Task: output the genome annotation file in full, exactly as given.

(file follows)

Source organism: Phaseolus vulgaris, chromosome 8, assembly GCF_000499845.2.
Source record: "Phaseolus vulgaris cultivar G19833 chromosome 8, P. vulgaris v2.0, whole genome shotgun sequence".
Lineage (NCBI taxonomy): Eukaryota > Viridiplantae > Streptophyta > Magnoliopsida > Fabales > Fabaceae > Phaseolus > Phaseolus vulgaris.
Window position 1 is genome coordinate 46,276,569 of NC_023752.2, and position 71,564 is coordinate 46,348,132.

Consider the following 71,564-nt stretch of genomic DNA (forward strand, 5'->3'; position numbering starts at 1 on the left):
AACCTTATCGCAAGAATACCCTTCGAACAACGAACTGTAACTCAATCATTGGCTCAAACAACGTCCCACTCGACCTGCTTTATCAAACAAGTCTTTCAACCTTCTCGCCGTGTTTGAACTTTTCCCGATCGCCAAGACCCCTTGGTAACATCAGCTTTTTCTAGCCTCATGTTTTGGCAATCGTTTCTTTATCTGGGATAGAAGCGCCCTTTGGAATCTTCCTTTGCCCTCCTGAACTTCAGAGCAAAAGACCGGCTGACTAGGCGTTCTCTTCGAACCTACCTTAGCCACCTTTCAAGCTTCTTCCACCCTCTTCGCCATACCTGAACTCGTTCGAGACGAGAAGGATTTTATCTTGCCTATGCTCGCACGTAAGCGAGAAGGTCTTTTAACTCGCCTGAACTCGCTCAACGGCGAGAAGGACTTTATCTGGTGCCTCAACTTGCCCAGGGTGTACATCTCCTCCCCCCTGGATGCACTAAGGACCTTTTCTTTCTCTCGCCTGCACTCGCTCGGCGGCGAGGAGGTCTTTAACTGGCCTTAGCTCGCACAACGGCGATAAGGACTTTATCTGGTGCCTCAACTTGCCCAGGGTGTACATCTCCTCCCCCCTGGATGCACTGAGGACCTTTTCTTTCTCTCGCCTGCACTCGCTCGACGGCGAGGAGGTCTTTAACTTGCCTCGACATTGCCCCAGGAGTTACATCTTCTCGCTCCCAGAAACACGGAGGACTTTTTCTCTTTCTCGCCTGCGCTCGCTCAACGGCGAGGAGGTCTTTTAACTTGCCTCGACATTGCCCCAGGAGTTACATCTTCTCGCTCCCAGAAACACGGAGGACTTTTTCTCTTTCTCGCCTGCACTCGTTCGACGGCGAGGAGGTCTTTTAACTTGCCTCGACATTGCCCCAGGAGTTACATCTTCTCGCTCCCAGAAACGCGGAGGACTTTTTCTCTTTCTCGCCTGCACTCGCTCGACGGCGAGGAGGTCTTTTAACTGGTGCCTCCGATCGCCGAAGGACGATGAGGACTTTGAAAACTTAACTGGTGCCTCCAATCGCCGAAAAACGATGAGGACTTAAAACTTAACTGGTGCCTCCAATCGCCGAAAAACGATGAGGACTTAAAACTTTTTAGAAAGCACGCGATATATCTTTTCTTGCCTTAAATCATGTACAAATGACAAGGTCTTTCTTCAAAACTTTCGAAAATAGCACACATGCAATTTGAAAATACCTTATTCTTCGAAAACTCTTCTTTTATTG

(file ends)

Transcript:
Source organism: Phaseolus vulgaris, chromosome 8, assembly GCF_000499845.2.
Source record: "Phaseolus vulgaris cultivar G19833 chromosome 8, P. vulgaris v2.0, whole genome shotgun sequence".
Lineage (NCBI taxonomy): Eukaryota > Viridiplantae > Streptophyta > Magnoliopsida > Fabales > Fabaceae > Phaseolus > Phaseolus vulgaris.
Window position 1 is genome coordinate 46,276,569 of NC_023752.2, and position 71,564 is coordinate 46,348,132.

Consider the following 71,564-nt stretch of genomic DNA (forward strand, 5'->3'; position numbering starts at 1 on the left):
AACCTTATCGCAAGAATACCCTTCGAACAACGAACTGTAACTCAATCATTGGCTCAAACAACGTCCCACTCGACCTGCTTTATCAAACAAGTCTTTCAACCTTCTCGCCGTGTTTGAACTTTTCCCGATCGCCAAGACCCCTTGGTAACATCAGCTTTTTCTAGCCTCATGTTTTGGCAATCGTTTCTTTATCTGGGATAGAAGCGCCCTTTGGAATCTTCCTTTGCCCTCCTGAACTTCAGAGCAAAAGACCGGCTGACTAGGCGTTCTCTTCGAACCTACCTTAGCCACCTTTCAAGCTTCTTCCACCCTCTTCGCCATACCTGAACTCGTTCGAGACGAGAAGGATTTTATCTTGCCTATGCTCGCACGTAAGCGAGAAGGTCTTTTAACTCGCCTGAACTCGCTCAACGGCGAGAAGGACTTTATCTGGTGCCTCAACTTGCCCAGGGTGTACATCTCCTCCCCCCTGGATGCACTAAGGACCTTTTCTTTCTCTCGCCTGCACTCGCTCGGCGGCGAGGAGGTCTTTAACTGGCCTTAGCTCGCACAACGGCGATAAGGACTTTATCTGGTGCCTCAACTTGCCCAGGGTGTACATCTCCTCCCCCCTGGATGCACTGAGGACCTTTTCTTTCTCTCGCCTGCACTCGCTCGACGGCGAGGAGGTCTTTAACTTGCCTCGACATTGCCCCAGGAGTTACATCTTCTCGCTCCCAGAAACACGGAGGACTTTTTCTCTTTCTCGCCTGCGCTCGCTCAACGGCGAGGAGGTCTTTTAACTTGCCTCGACATTGCCCCAGGAGTTACATCTTCTCGCTCCCAGAAACACGGAGGACTTTTTCTCTTTCTCGCCTGCACTCGTTCGACGGCGAGGAGGTCTTTTAACTTGCCTCGACATTGCCCCAGGAGTTACATCTTCTCGCTCCCAGAAACGCGGAGGACTTTTTCTCTTTCTCGCCTGCACTCGCTCGACGGCGAGGAGGTCTTTTAACTGGTGCCTCCGATCGCCGAAGGACGATGAGGACTTTGAAAACTTAACTGGTGCCTCCAATCGCCGAAAAACGATGAGGACTTAAAACTTAACTGGTGCCTCCAATCGCCGAAAAACGATGAGGACTTAAAACTTTTTAGAAAGCACGCGATATATCTTTTCTTGCCTTAAATCATGTACAAATGACAAGGTCTTTCTTCAAAACTTTCGAAAATAGCACACATGCAATTTGAAAATACCTTATTCTTCGAAAACTCTTCTTTTATTG